## Background

boundingRect :: (Enveloped t, Transformable t, TrailLike t, Monoid t, V t ~ R2, Enveloped a, V a ~ R2) => a -> t Source

Construct a bounding rectangle for an enveloped object, that is, the smallest axis-aligned rectangle which encloses the object.

bg :: Renderable (Path R2) b => Colour Double -> Diagram b R2 -> Diagram b R2 Source

"Set the background color" of a diagram. That is, place a diagram atop a bounding rectangle of the given color.

# Alignment

alignL :: (Alignable a, HasOrigin a, V a ~ R2) => a -> a Source

Align along the left edge, i.e. translate the diagram in a horizontal direction so that the local origin is on the left edge of the envelope.

alignR :: (Alignable a, HasOrigin a, V a ~ R2) => a -> a Source

Align along the right edge.

alignT :: (Alignable a, HasOrigin a, V a ~ R2) => a -> a Source

Align along the top edge.

alignB :: (Alignable a, HasOrigin a, V a ~ R2) => a -> a Source

Align along the bottom edge.

alignTL :: (Alignable a, HasOrigin a, V a ~ R2) => a -> a Source

alignTR :: (Alignable a, HasOrigin a, V a ~ R2) => a -> a Source

alignBL :: (Alignable a, HasOrigin a, V a ~ R2) => a -> a Source

alignBR :: (Alignable a, HasOrigin a, V a ~ R2) => a -> a Source

alignX :: (Alignable a, HasOrigin a, V a ~ R2) => Double -> a -> a Source

`alignX` and `snugX` move the local origin horizontally as follows:

• `alignX (-1)` moves the local origin to the left edge of the boundary;
• `align 1` moves the local origin to the right edge;
• any other argument interpolates linearly between these. For example, `alignX 0` centers, `alignX 2` moves the origin one "radius" to the right of the right edge, and so on.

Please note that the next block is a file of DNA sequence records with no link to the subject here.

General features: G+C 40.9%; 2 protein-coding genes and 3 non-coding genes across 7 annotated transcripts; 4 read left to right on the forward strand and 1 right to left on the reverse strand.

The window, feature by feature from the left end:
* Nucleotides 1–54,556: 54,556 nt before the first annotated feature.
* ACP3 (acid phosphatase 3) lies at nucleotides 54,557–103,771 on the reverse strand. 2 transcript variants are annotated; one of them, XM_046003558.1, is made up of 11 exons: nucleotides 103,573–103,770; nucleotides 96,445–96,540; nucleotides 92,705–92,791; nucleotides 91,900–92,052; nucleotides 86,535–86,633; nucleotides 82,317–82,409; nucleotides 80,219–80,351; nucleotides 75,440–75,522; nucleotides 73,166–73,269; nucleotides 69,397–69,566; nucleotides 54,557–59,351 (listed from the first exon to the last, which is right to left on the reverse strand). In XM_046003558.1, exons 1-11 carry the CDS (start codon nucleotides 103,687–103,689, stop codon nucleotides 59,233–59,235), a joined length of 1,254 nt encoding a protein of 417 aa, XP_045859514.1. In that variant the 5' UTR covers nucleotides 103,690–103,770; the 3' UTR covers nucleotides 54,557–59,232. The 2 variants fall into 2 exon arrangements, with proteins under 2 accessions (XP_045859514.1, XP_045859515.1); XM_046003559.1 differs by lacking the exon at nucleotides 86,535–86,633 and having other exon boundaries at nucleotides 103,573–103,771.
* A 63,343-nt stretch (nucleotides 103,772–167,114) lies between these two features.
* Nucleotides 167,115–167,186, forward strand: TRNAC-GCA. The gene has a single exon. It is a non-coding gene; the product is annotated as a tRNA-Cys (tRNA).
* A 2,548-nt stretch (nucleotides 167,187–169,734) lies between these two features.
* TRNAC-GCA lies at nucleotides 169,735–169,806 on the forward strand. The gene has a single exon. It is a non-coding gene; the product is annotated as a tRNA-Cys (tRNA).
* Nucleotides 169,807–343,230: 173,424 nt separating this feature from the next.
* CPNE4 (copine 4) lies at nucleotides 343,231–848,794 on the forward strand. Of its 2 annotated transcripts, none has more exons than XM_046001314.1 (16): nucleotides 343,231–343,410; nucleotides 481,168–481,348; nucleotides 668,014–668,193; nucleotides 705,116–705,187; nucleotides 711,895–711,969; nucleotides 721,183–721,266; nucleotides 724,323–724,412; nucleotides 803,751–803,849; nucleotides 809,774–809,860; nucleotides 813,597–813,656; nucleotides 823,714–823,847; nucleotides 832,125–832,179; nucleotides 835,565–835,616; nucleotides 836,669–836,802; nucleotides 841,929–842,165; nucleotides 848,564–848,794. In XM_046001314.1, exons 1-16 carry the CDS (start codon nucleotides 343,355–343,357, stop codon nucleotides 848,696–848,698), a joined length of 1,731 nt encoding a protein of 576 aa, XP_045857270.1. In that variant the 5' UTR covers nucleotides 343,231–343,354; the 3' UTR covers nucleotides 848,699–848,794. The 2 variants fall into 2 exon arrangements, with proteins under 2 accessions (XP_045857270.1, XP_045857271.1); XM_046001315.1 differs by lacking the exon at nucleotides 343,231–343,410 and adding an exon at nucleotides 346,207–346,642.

• `snugX` works the same way.

alignY :: (Alignable a, HasOrigin a, V a ~ R2) => Double -> a -> a Source

Like `alignX`, but moving the local origin vertically, with an argument of `1` corresponding to the top edge and `(-1)` corresponding to the bottom edge.

centerX :: (Alignable a, HasOrigin a, V a ~ R2) => a -> a Source

Center the local origin along the X-axis.

centerY :: (Alignable a, HasOrigin a, V a ~ R2) => a -> a Source

Center the local origin along the Y-axis.

centerXY :: (Alignable a, HasOrigin a, V a ~ R2) => a -> a Source

Center along both the X- and Y-axes.

# Snugging

snugL :: (Fractional (Scalar (V a)), Alignable a, Traced a, HasOrigin a, V a ~ R2) => a -> a Source

snugR :: (Fractional (Scalar (V a)), Alignable a, Traced a, HasOrigin a, V a ~ R2) => a -> a Source

snugT :: (Fractional (Scalar (V a)), Alignable a, Traced a, HasOrigin a, V a ~ R2) => a -> a Source

snugB :: (Fractional (Scalar (V a)), Alignable a, Traced a, HasOrigin a, V a ~ R2) => a -> a Source

snugTL :: (Fractional (Scalar (V a)), Alignable a, Traced a, HasOrigin a, V a ~ R2) => a -> a Source

snugTR :: (Fractional (Scalar (V a)), Alignable a, Traced a, HasOrigin a, V a ~ R2) => a -> a Source

snugBL :: (Fractional (Scalar (V a)), Alignable a, Traced a, HasOrigin a, V a ~ R2) => a -> a Source

snugBR :: (Fractional (Scalar (V a)), Alignable a, Traced a, HasOrigin a, V a ~ R2) => a -> a Source

snugX :: (Fractional (Scalar (V a)), Alignable a, Traced a, HasOrigin a, V a ~ R2) => Double -> a -> a Source

See the documentation for `alignX`.